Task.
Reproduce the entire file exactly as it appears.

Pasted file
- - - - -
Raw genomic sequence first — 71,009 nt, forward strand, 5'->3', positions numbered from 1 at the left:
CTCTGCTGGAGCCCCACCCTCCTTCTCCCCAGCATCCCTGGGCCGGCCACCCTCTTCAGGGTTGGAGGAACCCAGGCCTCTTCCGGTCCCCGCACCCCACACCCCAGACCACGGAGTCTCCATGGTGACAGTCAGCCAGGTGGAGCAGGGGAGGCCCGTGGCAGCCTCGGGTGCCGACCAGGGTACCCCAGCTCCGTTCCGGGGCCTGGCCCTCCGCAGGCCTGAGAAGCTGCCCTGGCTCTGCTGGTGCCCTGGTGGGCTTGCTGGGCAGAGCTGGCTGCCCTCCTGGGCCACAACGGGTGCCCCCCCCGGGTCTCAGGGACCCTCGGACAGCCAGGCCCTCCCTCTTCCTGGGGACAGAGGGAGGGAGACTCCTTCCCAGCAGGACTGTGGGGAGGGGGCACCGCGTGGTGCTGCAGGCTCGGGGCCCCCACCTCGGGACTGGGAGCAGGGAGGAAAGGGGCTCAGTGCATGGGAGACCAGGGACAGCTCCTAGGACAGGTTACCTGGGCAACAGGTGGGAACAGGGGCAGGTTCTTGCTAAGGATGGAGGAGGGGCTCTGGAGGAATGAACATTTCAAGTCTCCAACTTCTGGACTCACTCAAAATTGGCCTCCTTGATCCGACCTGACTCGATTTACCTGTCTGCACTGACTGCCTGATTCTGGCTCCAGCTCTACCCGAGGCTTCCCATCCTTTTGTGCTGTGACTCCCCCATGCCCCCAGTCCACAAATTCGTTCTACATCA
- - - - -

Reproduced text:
Raw genomic sequence first — 71,009 nt, forward strand, 5'->3', positions numbered from 1 at the left:
CTCTGCTGGAGCCCCACCCTCCTTCTCCCCAGCATCCCTGGGCCGGCCACCCTCTTCAGGGTTGGAGGAACCCAGGCCTCTTCCGGTCCCCGCACCCCACACCCCAGACCACGGAGTCTCCATGGTGACAGTCAGCCAGGTGGAGCAGGGGAGGCCCGTGGCAGCCTCGGGTGCCGACCAGGGTACCCCAGCTCCGTTCCGGGGCCTGGCCCTCCGCAGGCCTGAGAAGCTGCCCTGGCTCTGCTGGTGCCCTGGTGGGCTTGCTGGGCAGAGCTGGCTGCCCTCCTGGGCCACAACGGGTGCCCCCCCCGGGTCTCAGGGACCCTCGGACAGCCAGGCCCTCCCTCTTCCTGGGGACAGAGGGAGGGAGACTCCTTCCCAGCAGGACTGTGGGGAGGGGGCACCGCGTGGTGCTGCAGGCTCGGGGCCCCCACCTCGGGACTGGGAGCAGGGAGGAAAGGGGCTCAGTGCATGGGAGACCAGGGACAGCTCCTAGGACAGGTTACCTGGGCAACAGGTGGGAACAGGGGCAGGTTCTTGCTAAGGATGGAGGAGGGGCTCTGGAGGAATGAACATTTCAAGTCTCCAACTTCTGGACTCACTCAAAATTGGCCTCCTTGATCCGACCTGACTCGATTTACCTGTCTGCACTGACTGCCTGATTCTGGCTCCAGCTCTACCCGAGGCTTCCCATCCTTTTGTGCTGTGACTCCCCCATGCCCCCAGTCCACAAATTCGTTCTACATCA